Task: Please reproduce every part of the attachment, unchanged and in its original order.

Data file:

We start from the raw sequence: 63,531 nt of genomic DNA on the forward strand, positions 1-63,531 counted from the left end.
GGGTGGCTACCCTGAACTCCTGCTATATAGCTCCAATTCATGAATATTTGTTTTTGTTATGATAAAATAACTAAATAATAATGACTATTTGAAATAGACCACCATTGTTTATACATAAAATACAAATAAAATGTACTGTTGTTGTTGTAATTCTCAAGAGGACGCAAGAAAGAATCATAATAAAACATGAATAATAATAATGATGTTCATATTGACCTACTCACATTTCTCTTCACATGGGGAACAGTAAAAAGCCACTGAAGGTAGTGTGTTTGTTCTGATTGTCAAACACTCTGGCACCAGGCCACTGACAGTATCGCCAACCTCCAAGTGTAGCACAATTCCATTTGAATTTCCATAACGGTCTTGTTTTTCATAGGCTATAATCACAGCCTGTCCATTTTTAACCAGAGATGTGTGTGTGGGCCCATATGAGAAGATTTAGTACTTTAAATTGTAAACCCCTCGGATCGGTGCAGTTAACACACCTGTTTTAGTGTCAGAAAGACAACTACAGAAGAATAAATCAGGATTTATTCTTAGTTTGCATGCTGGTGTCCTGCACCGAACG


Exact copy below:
We start from the raw sequence: 63,531 nt of genomic DNA on the forward strand, positions 1-63,531 counted from the left end.
GGGTGGCTACCCTGAACTCCTGCTATATAGCTCCAATTCATGAATATTTGTTTTTGTTATGATAAAATAACTAAATAATAATGACTATTTGAAATAGACCACCATTGTTTATACATAAAATACAAATAAAATGTACTGTTGTTGTTGTAATTCTCAAGAGGACGCAAGAAAGAATCATAATAAAACATGAATAATAATAATGATGTTCATATTGACCTACTCACATTTCTCTTCACATGGGGAACAGTAAAAAGCCACTGAAGGTAGTGTGTTTGTTCTGATTGTCAAACACTCTGGCACCAGGCCACTGACAGTATCGCCAACCTCCAAGTGTAGCACAATTCCATTTGAATTTCCATAACGGTCTTGTTTTTCATAGGCTATAATCACAGCCTGTCCATTTTTAACCAGAGATGTGTGTGTGGGCCCATATGAGAAGATTTAGTACTTTAAATTGTAAACCCCTCGGATCGGTGCAGTTAACACACCTGTTTTAGTGTCAGAAAGACAACTACAGAAGAATAAATCAGGATTTATTCTTAGTTTGCATGCTGGTGTCCTGCACCGAACG